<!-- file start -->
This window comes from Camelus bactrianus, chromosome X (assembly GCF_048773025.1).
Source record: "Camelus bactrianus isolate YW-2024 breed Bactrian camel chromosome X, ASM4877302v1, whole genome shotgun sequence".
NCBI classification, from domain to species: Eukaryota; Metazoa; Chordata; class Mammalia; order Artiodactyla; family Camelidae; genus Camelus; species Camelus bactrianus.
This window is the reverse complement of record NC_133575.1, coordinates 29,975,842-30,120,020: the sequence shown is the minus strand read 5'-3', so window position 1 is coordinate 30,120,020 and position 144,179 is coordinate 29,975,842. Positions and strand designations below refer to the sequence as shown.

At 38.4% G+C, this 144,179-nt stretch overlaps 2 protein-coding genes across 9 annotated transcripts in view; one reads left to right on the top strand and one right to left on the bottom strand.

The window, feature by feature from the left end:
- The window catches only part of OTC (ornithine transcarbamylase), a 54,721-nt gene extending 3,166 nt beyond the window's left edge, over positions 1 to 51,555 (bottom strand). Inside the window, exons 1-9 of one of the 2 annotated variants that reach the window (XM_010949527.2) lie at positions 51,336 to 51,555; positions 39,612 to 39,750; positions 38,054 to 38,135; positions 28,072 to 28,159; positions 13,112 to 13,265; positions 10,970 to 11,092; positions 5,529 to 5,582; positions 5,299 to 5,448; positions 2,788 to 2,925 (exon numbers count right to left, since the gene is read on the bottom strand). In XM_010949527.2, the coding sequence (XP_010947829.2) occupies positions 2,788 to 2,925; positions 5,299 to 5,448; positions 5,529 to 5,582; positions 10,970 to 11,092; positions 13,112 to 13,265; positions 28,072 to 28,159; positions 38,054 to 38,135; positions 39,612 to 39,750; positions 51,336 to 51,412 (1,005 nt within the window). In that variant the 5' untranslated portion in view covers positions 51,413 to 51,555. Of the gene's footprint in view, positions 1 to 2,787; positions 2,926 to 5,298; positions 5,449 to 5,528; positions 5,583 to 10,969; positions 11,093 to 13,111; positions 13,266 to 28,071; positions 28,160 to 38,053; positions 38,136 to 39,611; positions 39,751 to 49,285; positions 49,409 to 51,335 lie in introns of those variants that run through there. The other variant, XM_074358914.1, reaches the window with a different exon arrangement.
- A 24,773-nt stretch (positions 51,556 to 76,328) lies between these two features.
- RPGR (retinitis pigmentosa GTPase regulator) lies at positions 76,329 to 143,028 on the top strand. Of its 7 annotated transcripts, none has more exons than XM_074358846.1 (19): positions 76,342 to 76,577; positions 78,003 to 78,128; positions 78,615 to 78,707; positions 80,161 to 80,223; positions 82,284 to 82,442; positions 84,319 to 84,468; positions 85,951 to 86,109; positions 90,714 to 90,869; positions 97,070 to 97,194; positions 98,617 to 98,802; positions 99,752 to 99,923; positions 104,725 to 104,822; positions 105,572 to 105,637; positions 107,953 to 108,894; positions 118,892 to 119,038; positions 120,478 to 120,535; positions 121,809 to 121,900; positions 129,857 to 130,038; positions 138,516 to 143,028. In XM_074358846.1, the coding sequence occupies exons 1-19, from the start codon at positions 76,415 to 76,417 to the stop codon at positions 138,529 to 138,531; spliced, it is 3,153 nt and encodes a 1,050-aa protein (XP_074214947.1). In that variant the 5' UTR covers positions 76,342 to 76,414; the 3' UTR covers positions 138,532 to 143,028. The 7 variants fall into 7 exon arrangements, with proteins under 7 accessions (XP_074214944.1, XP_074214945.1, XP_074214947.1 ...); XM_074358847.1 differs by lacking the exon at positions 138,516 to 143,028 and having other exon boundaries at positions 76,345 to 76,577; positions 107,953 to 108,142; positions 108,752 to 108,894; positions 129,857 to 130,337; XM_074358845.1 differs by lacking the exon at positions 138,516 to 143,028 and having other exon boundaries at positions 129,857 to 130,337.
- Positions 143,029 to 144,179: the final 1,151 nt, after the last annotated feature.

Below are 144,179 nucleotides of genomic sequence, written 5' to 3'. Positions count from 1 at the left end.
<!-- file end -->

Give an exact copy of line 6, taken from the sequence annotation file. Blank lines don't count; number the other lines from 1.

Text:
The window, feature by feature from the left end: